Abstract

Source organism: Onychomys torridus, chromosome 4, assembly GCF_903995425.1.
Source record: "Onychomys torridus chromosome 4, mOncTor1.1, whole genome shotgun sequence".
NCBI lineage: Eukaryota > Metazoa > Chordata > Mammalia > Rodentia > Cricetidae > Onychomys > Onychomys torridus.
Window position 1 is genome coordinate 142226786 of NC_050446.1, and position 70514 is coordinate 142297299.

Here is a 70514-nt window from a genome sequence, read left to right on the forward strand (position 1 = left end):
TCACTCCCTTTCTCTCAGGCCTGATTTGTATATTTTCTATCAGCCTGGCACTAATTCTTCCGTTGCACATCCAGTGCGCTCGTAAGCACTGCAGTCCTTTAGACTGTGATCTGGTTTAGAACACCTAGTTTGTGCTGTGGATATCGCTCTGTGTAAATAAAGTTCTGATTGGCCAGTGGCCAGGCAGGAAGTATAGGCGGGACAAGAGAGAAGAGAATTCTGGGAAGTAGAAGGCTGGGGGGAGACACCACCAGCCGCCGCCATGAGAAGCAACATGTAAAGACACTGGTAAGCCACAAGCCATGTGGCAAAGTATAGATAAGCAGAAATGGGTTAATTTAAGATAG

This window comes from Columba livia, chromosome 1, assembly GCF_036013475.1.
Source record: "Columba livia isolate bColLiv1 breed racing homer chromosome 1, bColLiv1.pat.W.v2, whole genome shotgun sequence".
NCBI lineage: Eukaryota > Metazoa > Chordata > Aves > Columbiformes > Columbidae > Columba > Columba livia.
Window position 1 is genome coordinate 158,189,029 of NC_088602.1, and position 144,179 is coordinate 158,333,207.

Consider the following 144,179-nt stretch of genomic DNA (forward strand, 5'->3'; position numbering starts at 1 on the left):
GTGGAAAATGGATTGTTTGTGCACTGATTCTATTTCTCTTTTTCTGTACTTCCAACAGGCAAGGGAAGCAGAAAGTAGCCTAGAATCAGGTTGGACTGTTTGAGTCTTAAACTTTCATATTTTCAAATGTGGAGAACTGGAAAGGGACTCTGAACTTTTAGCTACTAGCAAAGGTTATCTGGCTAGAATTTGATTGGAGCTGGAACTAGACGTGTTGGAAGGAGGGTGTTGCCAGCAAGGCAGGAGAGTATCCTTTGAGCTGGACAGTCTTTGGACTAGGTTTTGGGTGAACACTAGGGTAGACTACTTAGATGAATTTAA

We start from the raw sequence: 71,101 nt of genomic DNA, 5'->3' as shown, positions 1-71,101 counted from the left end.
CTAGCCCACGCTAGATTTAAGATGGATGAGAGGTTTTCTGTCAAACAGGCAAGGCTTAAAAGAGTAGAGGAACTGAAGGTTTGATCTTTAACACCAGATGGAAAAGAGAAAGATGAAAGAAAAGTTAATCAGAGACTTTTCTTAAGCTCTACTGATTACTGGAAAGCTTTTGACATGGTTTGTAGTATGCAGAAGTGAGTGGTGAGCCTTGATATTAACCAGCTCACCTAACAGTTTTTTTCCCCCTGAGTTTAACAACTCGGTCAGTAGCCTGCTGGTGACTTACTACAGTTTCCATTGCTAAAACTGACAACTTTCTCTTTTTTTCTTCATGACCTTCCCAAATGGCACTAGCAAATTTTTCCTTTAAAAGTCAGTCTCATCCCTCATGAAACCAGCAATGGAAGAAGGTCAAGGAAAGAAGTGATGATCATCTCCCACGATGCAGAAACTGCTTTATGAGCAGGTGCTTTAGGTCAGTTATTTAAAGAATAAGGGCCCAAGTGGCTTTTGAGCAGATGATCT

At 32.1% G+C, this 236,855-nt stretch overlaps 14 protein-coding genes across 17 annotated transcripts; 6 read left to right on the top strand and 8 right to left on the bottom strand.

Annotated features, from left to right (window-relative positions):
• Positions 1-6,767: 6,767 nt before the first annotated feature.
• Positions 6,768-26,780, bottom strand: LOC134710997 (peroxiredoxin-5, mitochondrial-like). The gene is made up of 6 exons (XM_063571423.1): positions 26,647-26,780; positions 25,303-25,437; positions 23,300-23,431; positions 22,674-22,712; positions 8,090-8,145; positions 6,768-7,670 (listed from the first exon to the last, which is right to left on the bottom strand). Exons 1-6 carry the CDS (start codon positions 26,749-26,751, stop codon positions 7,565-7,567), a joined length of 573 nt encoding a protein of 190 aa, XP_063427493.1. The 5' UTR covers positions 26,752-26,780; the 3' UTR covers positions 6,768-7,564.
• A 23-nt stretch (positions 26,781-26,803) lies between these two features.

The application of new signal analysis techniques provides increased insight into the study of the fossil record and processes of evolution. The fossil record of 622 planktic foraminifera contains data from 200 stratigraphic stages of the past 127 m.y. Time-series analyses (wavelet and Fourier transform) of the planktic foraminifera fossil record were used to discern periodic components in long-term evolution. The correlation function analysis was used to distinguish between random and deterministic behavior of the fossil record. The analyses show that stationary ∼30 m.y. periodicity and complex deterministic patterns occur in the long-term planktic foraminifera evolution, in particular in the extinction record. Our results suggest that the occurrence of intense diversity fluctuations with 3–10 m.y. periodicity after major extinction events may be attributed to nonlinear, self-organized evolutionary response to the availability of new ecospace. This coupled nonlinear-periodic scenario may explain the repetitive appearance of similar morphotypes in ∼30 m.y. intervals.

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